Machine learning (ML) helps us find patterns in data through the use of algorithms. By using algorithms to build models that uncover connections, organisations can make better decisions faster and without human intervention. From a geospatial perspective, an example of using ML is via image analysis in remote sensing work. But how do you choose the most suitable ML model for your project?
The first step in selecting your ML model is to define your problem in terms of what your output will look like. The output of a ML model can be a class label per image, a bounding box around an object of interest, or very accurate class boundaries. The final output depends on your project requirements, your evaluation criteria and the level of detail you want in your results.
For example, if you are required to find the approximate location of tailings dams in your satellite imagery, generating accurate class boundaries would be overkill. You are better off with a bounding box detection or a binary classification approach.
In this Geotech Friday blog, we will look at the different categories of computer vision and image processing tasks and their use cases, all in the context of geospatial and remote sensing.
Image classification models return one class label per image or tile. This is best utilised when the user only needs information about the presence or absence of an object in an image. Using the example below, the user simply wants to know which images contain airplanes, and which do not.
The output of a ML model for an image classification task is a set of probabilities for each individual class. The class with the highest probability is assigned as the output class for the input image.
For image classification methods, visit: https://paperswithcode.com/task/image-classification
We want to train a ML model to predict the absence or presence of an airplane in an image. A sample output from such a model is shown below. The ML model only tells us if there is an airplane in the input image or not. This approach would not be suitable for a scenario where the goal is to count the number of airplanes in an image. The output of an image classification approach is as follows:
Object detection methods go one step further than image classification and output a bounding box around the object of interest. They also return a class label for each of the detected bounding boxes. The output of an object detection model consists of two components:
Using the example below, the user wants to know exactly how many airplanes are detected in the images.
For object detection methods, visit: https://paperswithcode.com/task/object-detection
Suppose we want to train a ML model to detect and count the occurrences of a particular object in a satellite image. Object detection would be the most suitable approach to solve this task. The output of an object detector will look something like this:
Image segmentation classifies each pixel in the input image to its respective class, producing very accurate class boundaries. It is a form of pixel-level prediction because each pixel in an image is classified according to a category.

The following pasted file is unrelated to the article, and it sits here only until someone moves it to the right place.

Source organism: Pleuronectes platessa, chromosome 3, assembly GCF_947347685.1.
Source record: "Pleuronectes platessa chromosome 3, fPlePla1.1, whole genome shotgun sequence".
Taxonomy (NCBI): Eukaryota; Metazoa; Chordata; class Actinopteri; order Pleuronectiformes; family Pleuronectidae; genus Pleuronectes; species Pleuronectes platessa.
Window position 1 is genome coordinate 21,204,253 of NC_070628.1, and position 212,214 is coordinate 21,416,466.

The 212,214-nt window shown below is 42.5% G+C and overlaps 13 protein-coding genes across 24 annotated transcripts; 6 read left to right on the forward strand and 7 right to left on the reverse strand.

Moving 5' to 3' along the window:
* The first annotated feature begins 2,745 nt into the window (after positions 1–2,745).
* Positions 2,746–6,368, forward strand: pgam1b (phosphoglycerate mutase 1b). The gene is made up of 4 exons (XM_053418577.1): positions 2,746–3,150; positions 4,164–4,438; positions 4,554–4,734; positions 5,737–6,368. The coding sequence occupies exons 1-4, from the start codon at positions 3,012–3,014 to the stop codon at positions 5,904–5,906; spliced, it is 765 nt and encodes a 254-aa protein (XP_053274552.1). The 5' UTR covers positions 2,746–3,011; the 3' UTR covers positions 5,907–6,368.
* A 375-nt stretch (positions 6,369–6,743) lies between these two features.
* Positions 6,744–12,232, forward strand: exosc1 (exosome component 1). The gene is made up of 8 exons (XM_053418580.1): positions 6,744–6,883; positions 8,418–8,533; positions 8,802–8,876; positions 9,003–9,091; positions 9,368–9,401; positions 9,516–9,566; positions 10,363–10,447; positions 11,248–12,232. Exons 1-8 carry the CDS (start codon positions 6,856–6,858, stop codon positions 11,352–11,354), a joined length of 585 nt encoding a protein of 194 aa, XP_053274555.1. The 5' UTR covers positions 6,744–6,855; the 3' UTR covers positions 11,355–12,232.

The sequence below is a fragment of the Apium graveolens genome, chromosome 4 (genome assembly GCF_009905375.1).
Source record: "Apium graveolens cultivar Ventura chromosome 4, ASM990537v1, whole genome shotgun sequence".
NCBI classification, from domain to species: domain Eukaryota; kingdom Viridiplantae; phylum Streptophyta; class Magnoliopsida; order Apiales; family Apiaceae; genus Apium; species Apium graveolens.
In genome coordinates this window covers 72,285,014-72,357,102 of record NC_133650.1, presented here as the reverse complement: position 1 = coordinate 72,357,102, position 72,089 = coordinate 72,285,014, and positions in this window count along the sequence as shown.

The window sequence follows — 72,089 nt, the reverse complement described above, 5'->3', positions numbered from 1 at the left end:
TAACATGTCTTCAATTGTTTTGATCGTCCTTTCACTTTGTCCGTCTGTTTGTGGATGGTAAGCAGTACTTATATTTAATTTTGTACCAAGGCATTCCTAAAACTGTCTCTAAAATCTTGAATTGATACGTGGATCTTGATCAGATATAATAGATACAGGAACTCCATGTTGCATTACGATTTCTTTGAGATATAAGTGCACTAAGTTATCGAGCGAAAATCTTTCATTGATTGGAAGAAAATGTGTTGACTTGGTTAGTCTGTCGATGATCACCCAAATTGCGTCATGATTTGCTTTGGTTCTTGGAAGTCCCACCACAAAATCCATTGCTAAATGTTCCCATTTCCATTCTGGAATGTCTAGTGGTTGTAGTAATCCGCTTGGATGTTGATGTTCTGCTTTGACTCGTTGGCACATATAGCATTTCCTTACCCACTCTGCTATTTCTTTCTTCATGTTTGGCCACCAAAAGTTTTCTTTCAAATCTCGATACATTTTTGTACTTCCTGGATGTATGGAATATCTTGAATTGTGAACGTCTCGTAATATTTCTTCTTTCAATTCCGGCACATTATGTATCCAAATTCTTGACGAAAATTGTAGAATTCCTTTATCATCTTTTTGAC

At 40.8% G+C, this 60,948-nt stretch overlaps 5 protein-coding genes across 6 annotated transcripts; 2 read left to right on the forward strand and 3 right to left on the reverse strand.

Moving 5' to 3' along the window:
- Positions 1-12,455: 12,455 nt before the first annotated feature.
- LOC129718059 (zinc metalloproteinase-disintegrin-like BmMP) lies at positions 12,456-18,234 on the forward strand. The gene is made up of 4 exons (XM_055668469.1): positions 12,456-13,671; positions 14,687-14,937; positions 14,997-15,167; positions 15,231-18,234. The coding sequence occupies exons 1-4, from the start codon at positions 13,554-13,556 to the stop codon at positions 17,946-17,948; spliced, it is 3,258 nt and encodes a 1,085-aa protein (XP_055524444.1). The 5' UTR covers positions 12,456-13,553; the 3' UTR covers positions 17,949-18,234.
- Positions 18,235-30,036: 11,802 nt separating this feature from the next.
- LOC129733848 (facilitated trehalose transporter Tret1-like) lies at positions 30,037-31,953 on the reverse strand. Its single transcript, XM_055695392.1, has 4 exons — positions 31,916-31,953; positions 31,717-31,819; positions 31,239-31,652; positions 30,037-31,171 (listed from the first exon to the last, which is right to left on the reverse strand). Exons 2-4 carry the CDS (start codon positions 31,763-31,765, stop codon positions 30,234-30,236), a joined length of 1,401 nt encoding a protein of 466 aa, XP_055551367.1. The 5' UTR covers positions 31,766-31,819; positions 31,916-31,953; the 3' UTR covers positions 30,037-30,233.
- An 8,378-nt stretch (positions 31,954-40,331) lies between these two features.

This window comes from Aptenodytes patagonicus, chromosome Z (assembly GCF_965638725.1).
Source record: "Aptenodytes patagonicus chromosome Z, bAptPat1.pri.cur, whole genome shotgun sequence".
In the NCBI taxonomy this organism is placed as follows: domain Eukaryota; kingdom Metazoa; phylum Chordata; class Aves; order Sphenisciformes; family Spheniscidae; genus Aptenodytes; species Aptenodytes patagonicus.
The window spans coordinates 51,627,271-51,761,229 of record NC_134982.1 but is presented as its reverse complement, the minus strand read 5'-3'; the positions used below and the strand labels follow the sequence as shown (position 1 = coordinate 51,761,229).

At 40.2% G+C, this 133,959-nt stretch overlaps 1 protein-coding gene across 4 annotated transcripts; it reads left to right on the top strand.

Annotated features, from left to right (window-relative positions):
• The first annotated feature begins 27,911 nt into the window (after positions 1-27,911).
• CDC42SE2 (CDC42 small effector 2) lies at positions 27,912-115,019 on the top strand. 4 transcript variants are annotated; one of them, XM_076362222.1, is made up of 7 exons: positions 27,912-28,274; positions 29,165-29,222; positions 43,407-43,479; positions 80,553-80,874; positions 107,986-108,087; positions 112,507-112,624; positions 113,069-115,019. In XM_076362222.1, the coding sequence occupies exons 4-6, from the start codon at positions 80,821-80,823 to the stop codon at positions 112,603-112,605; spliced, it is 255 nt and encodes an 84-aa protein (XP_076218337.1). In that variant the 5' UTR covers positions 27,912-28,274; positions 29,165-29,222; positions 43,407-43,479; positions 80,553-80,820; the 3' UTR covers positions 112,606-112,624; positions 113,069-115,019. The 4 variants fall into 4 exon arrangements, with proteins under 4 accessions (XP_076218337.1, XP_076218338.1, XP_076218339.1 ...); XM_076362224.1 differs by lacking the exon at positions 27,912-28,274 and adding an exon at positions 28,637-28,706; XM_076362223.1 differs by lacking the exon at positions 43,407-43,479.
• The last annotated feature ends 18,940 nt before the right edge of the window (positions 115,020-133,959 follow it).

The output of the ML model in this scenario is a probability map for each input pixel. Image segmentation methods are suited to tasks where the user wants to obtain accurate class boundaries or areas of a particular class.
For segmentation methods, visit: https://paperswithcode.com/task/semantic-segmentation
Let’s consider a scenario where the user wants to explore the vegetation in an area using Skysat imagery (50cm resolution) from Planetscope. The user wants to pinpoint the location of all the above ground vegetation and calculate the total vegetated area. Image classification and object detection approaches won’t be able to fulfil these requirements - image segmentation is the ideal solution for this task. The output of the resulting ML model will look something like this:
Change detection approaches are used to detect changes between a pair of consecutive images that can be further classified into classification, detection or segmentation based on the output that is desired.
Unlike previously mentioned approaches, change detection approaches require an input image pair or a time series to work. The output of a change detection approach depends on the user requirements. Moreover, these requirements will also dictate if we use an object detection based approach or image segmentation.
For change detection methods, visit: https://paperswithcode.com/task/change-detection-for-remote-sensing-images
We can detect wheat harvesting events in the before and after Planetscope images using a segmentation based change detection framework. We need to use a segmentation based approach to be able to accurately pick out the boundaries of a harvested area. An example output for a few harvesting events between November and December 2019 is shown below:
Once you have selected the right ML approach for your project, the next step is preparing a quality dataset for it. Regardless of the selected ML approach, here are some guidelines on how to prepare quality training data: https://newsroom.ngis.com.au/using-the-right-dataset-to-train-your-machine-learning-models-properly
You have identified your project’s outcomes and have prepared a dataset for it. Get in touch with the NGIS team to discuss the prospects of using ML for your project.
About the author: Ammar Mahmood
Ammar is a Senior Data Scientist at NGIS Group.